133Hire-purchase etc. agreements: special powers of court

(1)If, in relation to a regulated hire-purchase or conditional sale agreement, it appears to the court just to do so—

(a)on an application for an enforcement order or time order; or

(b)in an action brought by the creditor to recover possession of goods to which the agreement relates,

the court may—

(i)make an order (a " return order") for the return to the creditor of goods to which the agreement relates;

(ii)make an order (a " transfer order") for the transfer to the debtor of the creditor's title to certain goods to which the agreement relates (" the transferred goods "), and the return to the creditor of the remainder of the goods.

(2)In determining for the purposes of this section how much of the total price has been paid (" the paid-up sum "), the court may—

(a)treat any sum paid by the debtor, or owed by the creditor, in relation to the goods as part of the paid-up sum;

(b)deduct any sum owed by the debtor in relation to the goods (otherwise than as part of the total price) from the paid-up sum, and make corresponding reductions in amounts so owed.

(3)Where a transfer order is made, the transferred goods shall be such of the goods to which the agreement relates as the court thinks just; but a transfer order shall be made only where the paid-up sum exceeds the part of the total price referable to the transferred goods by an amount equal to at least one-third of the unpaid balance of the total price.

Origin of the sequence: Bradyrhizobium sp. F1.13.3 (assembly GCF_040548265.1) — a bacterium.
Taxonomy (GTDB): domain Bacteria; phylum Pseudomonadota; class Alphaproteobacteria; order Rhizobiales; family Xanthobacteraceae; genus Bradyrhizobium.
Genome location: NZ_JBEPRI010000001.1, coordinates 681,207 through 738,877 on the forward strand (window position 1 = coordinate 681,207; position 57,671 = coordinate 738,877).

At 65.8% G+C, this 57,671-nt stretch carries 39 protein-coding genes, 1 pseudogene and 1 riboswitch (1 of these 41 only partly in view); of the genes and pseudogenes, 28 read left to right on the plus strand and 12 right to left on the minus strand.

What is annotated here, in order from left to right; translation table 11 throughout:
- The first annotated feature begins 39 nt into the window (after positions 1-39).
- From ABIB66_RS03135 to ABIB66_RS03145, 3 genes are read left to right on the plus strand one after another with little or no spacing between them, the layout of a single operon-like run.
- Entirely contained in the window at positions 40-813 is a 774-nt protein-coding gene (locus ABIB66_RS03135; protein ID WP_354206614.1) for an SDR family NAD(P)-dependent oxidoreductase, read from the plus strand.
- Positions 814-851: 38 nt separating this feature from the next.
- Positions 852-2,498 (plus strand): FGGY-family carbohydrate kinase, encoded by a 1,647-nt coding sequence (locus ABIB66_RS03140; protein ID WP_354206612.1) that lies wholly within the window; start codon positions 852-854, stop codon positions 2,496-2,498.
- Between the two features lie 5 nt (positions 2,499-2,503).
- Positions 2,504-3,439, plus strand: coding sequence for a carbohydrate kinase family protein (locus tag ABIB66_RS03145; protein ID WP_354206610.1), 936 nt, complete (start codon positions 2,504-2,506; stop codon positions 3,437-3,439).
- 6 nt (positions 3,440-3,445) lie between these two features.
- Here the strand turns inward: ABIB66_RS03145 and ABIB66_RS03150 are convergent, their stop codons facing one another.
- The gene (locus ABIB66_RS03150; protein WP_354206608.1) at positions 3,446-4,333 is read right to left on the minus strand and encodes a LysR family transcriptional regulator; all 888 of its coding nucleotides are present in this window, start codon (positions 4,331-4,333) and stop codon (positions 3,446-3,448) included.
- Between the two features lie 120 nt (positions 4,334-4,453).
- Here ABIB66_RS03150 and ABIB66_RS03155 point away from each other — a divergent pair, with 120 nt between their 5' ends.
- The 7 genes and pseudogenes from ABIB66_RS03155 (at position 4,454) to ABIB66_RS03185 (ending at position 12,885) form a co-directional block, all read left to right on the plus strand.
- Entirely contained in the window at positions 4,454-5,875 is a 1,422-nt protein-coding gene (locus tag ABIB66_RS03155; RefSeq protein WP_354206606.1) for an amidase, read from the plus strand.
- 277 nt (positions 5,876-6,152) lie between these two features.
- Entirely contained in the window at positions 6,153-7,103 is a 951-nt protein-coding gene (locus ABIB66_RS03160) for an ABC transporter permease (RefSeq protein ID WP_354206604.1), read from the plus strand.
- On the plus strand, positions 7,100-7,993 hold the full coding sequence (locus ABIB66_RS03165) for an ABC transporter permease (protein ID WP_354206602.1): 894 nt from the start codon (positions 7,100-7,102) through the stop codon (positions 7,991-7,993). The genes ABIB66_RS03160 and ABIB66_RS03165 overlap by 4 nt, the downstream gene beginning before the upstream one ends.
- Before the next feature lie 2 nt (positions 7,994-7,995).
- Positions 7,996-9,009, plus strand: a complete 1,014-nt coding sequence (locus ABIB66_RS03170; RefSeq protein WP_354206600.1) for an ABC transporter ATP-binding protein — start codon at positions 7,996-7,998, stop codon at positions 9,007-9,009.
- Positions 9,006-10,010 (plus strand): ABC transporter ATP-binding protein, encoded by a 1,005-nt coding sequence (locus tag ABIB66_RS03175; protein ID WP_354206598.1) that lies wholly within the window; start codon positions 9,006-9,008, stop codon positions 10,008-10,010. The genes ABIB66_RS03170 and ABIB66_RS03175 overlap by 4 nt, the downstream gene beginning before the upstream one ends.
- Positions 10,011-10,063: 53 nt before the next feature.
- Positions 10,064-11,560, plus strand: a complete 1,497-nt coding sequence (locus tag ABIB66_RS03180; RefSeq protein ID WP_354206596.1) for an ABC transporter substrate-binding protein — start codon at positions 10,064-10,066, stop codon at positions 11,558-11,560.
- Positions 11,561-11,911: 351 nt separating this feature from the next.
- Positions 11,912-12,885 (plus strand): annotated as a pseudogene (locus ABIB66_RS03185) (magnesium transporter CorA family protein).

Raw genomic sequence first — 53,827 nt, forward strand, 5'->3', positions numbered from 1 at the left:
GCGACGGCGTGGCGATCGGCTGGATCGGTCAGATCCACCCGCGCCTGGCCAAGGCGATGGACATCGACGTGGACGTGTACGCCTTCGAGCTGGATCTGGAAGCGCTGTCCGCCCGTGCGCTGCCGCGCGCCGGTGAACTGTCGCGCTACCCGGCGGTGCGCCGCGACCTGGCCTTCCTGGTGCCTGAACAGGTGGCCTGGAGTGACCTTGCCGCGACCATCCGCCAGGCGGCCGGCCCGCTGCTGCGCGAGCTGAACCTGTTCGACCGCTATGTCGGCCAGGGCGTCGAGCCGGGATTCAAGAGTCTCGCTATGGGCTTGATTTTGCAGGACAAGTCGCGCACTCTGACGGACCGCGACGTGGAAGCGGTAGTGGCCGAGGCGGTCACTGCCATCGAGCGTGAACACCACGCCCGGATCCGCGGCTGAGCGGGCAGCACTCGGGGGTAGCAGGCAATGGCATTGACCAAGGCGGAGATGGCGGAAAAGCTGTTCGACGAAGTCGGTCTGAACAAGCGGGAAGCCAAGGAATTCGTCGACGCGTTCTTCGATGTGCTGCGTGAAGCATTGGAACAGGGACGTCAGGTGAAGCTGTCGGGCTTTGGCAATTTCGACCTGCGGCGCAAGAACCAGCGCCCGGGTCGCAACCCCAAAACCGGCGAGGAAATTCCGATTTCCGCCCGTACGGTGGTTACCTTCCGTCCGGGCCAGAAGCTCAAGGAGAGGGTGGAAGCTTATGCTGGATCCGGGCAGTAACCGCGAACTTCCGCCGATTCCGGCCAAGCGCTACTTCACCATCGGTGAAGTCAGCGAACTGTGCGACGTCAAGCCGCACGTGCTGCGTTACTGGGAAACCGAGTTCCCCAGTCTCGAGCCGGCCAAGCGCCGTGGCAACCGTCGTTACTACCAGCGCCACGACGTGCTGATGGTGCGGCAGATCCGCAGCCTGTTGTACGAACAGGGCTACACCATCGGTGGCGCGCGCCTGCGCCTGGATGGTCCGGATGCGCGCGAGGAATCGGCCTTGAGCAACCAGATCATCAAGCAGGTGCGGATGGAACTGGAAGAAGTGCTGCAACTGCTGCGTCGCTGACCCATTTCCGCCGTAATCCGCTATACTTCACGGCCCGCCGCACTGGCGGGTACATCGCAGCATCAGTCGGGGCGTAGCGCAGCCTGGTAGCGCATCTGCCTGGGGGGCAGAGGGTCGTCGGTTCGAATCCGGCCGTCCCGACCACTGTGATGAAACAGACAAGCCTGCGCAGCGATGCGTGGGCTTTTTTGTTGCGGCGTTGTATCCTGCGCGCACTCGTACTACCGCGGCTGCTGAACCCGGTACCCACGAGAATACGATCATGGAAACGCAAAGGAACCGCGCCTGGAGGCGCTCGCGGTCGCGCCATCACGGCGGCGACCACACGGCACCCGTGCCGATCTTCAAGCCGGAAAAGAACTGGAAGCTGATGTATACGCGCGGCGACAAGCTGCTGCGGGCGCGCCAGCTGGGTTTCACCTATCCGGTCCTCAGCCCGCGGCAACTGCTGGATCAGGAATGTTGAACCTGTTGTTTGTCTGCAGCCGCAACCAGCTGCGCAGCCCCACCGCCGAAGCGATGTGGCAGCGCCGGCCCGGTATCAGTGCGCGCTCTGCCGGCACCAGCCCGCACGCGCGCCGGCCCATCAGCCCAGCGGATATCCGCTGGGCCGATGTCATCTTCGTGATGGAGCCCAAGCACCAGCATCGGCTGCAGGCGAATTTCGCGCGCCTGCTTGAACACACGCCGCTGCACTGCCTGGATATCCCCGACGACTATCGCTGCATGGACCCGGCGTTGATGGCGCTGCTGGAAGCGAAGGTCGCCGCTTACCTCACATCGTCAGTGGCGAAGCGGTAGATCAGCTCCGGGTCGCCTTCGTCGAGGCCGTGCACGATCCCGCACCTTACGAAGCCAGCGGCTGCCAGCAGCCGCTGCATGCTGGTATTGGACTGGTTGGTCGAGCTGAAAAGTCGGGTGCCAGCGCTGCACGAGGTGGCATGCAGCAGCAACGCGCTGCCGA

(4)Notwithstanding the making of a return order or transfer order, the debtor may at any time before the goods enter the possession of the creditor, on payment of the balance of the total price and the fulfilment of any other necessary conditions, claim the goods ordered to be returned to the creditor.

(5)When, in pursuance of a time order or under this section, the total price of goods under a regulated hire-purchase agreement or regulated conditional sale agreement is paid and any other necessary conditions are fulfilled, the creditor's title to the goods vests in the debtor.

(6)If, in contravention of a return order or transfer order, any goods to which the order relates are not returned to the creditor, the court, on the application of the creditor, may—

(a)revoke so much of the order as relates to those goods,

and

(b)order the debtor to pay the creditor the unpaid portion of so much of the total price as is referable to those goods.

(7)For the purposes of this section, the part of the total price referable to any goods is the part assigned to those goods by the agreement or (if no such assignment is made) the part determined by the court to be reasonable.

134Evidence of adverse detention in hire purchase etc. cases

(1)Where goods are comprised in a regulated hire-purchase agreement, regulated conditional sale agreement or regulated consumer hire agreement, and the creditor or owner—

(a)brings an action or makes an application to enforce a right to recover possession of the goods from the debtor or hirer, and

(b)proves that a demand for the delivery of the goods was included in the default notice under section 88(5), or that, after the right to recover possession of the goods accrued but before the action was begun or the application was made, he made a request in writing to the debtor or hirer to surrender the goods,

then, for the purposes of the claim of the creditor or owner to recover possession of the goods, the possession of them by the debtor or hirer shall be deemed to be adverse to the creditor or owner.